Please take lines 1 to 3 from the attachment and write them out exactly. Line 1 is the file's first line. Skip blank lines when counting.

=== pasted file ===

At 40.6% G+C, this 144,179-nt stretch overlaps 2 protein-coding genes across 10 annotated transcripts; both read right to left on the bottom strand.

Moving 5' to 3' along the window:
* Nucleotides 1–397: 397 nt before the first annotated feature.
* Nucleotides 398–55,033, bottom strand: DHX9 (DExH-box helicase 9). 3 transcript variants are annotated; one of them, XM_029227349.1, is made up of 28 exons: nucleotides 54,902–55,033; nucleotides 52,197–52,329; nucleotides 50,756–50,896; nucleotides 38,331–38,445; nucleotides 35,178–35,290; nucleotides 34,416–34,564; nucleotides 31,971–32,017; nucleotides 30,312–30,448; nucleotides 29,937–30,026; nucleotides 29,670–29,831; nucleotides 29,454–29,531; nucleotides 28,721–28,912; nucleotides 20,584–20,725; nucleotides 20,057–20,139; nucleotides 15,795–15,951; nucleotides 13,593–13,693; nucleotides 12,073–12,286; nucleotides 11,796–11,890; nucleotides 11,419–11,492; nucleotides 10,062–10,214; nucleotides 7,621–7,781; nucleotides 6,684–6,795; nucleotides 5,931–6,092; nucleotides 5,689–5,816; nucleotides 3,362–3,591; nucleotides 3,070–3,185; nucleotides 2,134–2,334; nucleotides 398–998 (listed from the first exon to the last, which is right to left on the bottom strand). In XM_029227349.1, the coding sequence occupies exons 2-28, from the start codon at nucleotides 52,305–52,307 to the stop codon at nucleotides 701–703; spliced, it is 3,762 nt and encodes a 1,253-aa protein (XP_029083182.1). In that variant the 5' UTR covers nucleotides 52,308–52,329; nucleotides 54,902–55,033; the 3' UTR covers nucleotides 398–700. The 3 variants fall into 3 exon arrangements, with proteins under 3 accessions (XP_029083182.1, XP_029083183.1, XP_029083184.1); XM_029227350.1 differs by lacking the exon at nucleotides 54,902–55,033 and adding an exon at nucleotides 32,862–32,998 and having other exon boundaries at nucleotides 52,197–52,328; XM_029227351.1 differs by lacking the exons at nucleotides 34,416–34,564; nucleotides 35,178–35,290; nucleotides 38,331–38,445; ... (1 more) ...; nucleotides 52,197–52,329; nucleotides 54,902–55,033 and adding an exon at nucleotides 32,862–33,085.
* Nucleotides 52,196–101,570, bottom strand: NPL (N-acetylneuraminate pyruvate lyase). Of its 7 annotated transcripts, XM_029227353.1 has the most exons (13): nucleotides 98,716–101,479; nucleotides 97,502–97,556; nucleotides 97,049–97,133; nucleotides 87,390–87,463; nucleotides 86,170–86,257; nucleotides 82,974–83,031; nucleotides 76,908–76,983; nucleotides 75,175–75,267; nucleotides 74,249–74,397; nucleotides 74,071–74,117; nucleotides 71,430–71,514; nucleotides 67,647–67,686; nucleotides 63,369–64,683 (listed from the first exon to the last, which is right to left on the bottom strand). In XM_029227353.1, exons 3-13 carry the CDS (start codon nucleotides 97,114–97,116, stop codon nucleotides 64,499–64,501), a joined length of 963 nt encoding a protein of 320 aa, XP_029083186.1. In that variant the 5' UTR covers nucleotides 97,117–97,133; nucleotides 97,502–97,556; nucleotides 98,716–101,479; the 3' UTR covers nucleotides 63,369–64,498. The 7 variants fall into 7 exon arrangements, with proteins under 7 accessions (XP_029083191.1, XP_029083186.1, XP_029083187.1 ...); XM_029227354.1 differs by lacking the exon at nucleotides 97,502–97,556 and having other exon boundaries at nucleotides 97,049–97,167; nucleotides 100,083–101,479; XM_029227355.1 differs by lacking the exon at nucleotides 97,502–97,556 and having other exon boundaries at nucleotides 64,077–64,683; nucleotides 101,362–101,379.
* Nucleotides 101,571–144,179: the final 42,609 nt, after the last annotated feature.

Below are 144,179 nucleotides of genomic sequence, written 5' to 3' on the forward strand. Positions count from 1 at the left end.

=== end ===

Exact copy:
At 40.6% G+C, this 144,179-nt stretch overlaps 2 protein-coding genes across 10 annotated transcripts; both read right to left on the bottom strand.

Moving 5' to 3' along the window:
* Nucleotides 1–397: 397 nt before the first annotated feature.